"Part of Mussolini's legacy to Italy is the style of architecture referred to here. Bombastic, exaggeratedly heroic, it mocks the humanity it purports to glorify. It is overpowering, cold and makes you think of the baby sacrificing scenes in biblical movies. Sometimes we build structures like this in our own minds..."
- from "Rumours of Glory 1980-1990" (songbook), edited by Arthur McGregor, OFC Publications, Ottawa, 1990. Submitted by Rob Caldwell.
"That was when my marriage broke up. And that fact broke a lot of things in me. The image 'fascist architecture' came from Italy. It was stuff that was built during Mussolini's period that was a particular style where the buildings are really larger that life and what is supposed to celebrate the greatness of humanity actually dwarfs humanity. And it makes you fell tiny and helpless next to it. And everybody hates this stuff. It seemed to me a suitable image for the things in ourselves, the structures we build that are built on false expectations or pretenses. The things we pretend to ourselves. And then when some catastrophe comes your way, like a marriage breaking up or some other thing, those things crack and you get glimpses through them, the light comes through them. It's not a comfortable thing."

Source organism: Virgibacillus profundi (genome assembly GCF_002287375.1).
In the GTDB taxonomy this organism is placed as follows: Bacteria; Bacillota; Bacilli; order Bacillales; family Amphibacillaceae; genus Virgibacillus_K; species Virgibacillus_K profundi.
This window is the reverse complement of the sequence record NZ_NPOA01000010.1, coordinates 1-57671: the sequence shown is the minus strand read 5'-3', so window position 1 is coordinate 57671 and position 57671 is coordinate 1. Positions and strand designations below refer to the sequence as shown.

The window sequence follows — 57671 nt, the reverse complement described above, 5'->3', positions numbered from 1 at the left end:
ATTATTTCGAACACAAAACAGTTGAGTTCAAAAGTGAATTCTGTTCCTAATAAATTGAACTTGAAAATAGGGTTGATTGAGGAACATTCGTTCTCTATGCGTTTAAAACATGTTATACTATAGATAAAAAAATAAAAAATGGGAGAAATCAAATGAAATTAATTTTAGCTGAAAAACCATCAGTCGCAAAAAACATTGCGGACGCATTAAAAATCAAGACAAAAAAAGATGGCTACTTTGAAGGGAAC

- from "Closer to the Light with Bruce Cockburn" by Paul Zollo, SongTalk, vol.4, issue 2, 1994. Submitted by Rob Caldwell.
15 January 2002
Fascist Architecture is one of my all time favourite songs. Could you share what events, thoughts, feelings inspired you to write it?
Bruce Cockburn: The title image comes from Italy, from an early trip there in the late 70s when I was introduced to the concept of fascist architecture. Mussolini had tried to build these huge structures but what they really do is dwarf you, that was a metaphor for the structures we build within ourselves. At the time I wrote it, my then marriage was in it's final stages. So there is that personal side but the main point was just the idea of just being broken open by an intervention I guess.
- from Canoe Online Chat with Bruce Cockburn, 15 January 2002. Submitted by Suzanne D. Myers.
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This page is part of The Cockburn Project, a unique website that exists to document the work of Canadian singer-songwriter and musician Bruce Cockburn. The Project archives self-commentary by Cockburn on his songs and music, and supplements this core part of the website with news, tour dates, and other current information.